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Qatar to Take £100m Stake in Rolls-Royce Nuclear Reactor Business
Qatar will join billionaire French oil dynasty the Perrodo family, which made its fortune from the private oil company Perenco, and US nuclear giant Exelon Generation, as Roll-Royce’s partners in the project.
Earlier this month, the Qatar Foundation and Rolls-Royce agreed a deal to invest in green technology as part of a plan to create up to 10,000 jobs and ultimately create up to five new billion-dollar businesses.
Last week, Rolls Royce raised £195m backed by the Perrodo’s family investment firm and Exelon Generation in a deal that unlocks a further £210m of UK taxpayer funding.
Rolls Royce will need many more hundreds of millions of pounds to complete research, testing and design of its proposed power plants. It will probably require more than $1 bilion of funding if its development program is anywhere near as expensive as NuScale’s experience was in the US.
The company plans on making the reactors by the early 2030s, which is a timetable that could prove optimistic depending on the outcome of the GDA process and access to capital to build the plants. Rolls has set a target for each small reactor to cost £1.8bn.
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Nuclear Finance Revamp Will Attract U.K. Pension Funds, EDF Says
The U.K.’s proposed overhaul of the financing mechanism for nuclear power plants will attract more local investors, making the government less dependent on Chinese money for infrastructure projects, says EDF the developer of the 20 billion-pound ($26.9 billion) Sizewell C project.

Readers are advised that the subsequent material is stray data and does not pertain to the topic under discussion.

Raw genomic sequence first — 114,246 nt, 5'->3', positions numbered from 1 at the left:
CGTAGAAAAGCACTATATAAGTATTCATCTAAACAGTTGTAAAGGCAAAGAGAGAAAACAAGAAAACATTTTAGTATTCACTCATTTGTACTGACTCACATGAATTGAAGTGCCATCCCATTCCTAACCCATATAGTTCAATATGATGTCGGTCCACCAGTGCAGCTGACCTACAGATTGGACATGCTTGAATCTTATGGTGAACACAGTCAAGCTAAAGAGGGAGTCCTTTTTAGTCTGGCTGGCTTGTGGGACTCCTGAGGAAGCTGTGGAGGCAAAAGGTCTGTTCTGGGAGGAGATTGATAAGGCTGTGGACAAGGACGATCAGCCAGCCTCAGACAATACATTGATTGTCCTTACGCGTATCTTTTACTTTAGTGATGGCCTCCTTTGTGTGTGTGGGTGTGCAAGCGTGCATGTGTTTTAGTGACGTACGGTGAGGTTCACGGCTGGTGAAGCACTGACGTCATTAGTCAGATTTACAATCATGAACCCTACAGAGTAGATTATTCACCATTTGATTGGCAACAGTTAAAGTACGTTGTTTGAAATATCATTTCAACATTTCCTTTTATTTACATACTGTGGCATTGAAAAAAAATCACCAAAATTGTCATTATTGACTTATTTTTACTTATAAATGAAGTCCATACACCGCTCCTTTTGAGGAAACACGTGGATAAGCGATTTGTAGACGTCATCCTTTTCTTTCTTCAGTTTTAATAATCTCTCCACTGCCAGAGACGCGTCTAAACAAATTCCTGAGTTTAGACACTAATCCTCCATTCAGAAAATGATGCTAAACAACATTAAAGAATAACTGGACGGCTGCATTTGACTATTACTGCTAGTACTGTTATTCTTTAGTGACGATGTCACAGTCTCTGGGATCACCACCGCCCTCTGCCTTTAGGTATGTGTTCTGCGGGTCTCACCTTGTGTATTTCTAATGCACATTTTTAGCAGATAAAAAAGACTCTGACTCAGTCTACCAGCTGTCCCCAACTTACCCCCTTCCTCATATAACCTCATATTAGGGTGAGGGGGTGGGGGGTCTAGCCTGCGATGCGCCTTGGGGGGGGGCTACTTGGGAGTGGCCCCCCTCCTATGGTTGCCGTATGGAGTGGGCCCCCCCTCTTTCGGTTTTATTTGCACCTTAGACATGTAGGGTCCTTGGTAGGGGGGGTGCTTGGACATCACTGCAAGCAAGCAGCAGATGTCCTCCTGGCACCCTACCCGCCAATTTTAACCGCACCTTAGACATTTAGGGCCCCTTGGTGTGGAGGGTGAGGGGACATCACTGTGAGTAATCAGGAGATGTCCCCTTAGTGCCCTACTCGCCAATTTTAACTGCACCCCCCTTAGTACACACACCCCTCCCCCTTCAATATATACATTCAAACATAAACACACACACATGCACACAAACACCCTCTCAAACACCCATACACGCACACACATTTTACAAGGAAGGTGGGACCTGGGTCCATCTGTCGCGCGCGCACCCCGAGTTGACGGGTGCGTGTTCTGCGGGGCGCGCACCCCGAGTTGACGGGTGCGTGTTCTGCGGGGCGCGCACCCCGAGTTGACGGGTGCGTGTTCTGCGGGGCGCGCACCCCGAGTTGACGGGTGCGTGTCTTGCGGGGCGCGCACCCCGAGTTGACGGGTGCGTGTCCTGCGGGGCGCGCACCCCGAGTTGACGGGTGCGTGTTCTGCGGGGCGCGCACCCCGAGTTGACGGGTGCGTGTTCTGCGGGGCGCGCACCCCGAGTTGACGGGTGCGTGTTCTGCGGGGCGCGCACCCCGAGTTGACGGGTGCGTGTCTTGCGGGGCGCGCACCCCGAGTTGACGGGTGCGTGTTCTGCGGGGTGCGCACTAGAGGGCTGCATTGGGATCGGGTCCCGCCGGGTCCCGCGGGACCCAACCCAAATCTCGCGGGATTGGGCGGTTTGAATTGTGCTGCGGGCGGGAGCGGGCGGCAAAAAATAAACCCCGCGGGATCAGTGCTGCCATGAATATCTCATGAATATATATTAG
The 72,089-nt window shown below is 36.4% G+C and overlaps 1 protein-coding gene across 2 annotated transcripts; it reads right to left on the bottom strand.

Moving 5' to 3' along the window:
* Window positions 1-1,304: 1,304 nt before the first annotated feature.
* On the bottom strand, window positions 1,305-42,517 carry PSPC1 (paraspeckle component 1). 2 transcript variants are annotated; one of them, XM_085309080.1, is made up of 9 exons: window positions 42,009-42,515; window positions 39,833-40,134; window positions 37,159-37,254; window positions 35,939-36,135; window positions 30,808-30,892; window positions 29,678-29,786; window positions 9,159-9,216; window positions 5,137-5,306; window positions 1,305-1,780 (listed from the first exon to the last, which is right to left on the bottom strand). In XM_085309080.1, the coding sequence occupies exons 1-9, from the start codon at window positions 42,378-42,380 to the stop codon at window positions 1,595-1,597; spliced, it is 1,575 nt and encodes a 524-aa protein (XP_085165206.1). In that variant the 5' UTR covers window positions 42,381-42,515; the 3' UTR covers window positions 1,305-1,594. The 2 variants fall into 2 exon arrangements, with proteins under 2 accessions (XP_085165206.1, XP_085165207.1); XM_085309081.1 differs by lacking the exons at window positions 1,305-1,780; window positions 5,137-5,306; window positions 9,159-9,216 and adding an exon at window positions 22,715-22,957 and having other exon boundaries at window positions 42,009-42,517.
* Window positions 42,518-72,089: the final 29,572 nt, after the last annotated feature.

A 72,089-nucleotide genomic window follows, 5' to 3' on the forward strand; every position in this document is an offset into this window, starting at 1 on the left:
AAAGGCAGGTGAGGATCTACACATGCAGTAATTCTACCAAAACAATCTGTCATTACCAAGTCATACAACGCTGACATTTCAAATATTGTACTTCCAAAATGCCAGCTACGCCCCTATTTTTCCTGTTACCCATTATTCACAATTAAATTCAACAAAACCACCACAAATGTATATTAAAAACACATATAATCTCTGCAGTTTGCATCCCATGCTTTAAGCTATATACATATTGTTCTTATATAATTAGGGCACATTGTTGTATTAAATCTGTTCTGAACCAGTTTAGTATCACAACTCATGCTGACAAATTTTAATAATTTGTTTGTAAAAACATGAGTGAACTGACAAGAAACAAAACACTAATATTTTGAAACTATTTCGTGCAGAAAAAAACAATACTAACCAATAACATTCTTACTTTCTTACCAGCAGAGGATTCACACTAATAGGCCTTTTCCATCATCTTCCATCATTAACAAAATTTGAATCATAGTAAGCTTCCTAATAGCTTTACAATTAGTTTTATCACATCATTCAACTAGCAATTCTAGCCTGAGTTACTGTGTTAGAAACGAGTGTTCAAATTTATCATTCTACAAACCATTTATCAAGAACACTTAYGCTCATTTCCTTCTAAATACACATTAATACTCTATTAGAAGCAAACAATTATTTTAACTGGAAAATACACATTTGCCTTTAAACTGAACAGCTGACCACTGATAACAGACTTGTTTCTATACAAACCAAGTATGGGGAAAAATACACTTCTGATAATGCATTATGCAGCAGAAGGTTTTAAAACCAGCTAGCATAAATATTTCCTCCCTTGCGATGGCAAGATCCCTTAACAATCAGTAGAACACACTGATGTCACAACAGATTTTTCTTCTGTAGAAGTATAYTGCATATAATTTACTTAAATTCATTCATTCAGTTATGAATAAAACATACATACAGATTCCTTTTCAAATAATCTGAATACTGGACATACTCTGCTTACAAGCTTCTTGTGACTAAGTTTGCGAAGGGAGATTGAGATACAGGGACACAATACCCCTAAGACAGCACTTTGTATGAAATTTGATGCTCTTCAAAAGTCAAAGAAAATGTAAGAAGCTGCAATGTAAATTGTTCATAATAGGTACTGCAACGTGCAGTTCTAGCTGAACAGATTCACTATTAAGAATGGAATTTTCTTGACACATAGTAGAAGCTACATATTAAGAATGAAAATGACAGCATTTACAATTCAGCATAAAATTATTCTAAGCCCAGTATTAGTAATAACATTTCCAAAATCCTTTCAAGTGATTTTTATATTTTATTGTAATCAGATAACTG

The Bloomberg wire service reports that a bill passing through parliament implements the regulated asset base, or RAB, model to encourage private-sector investment in nuclear power and dilute the construction risk shouldered by U.K. taxpayers and developers. A key element is the link to the Consumer Price Index, thus making it an attractive investment for U.K. pension funds, according to Electricite de France SA.(EDF)
The government is seeking to remove state-owned China General Nuclear Power Corp. from all future projects in Britain. Sizewell’s majority partner, EDF, is in financing talks with officials on options that may now exclude CGN, which owns a 20% stake in the power station. EDF has said the proposed plant in eastern England is viable without Chinese funding if it can find other investors.
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France Plans on Building Nuclear Reactors Again
French President Emmanuel Macron said France will build six new nuclear reactors. This will keep France’s energy costs at a “reasonable” level and reduce dependence on imports. France will save energy and invest in domestic carbon-free energy production. Nuclear power was at the heart of Macron’s France 2030 plan for re-industrialization which was announced last month.
According to a report published by RTE in late-October, the cheapest way for France to achieve its net-zero emissions target by 2050 would be through the construction of 14 large new reactors, plus a fleet of small modular reactors, as well as significantly investing in renewables.
EDF has already stated that it would like to construct six more 1600 MWe EPR reactors in France. EDF and Framatome are developing a simplified version of the EPR design, known as EPR2. The new reactor will be an optimized version of the current EPR.
EDF says its is increasing its operational flexibility and reducing construction costs. By refining the design, they are streamlining the construction process, allowing many components to be prefabricated and harnessing the potential in standardization.
The first new reactors are scheduled for completion in 2030. They are set to replace six older reactors at three sites in France.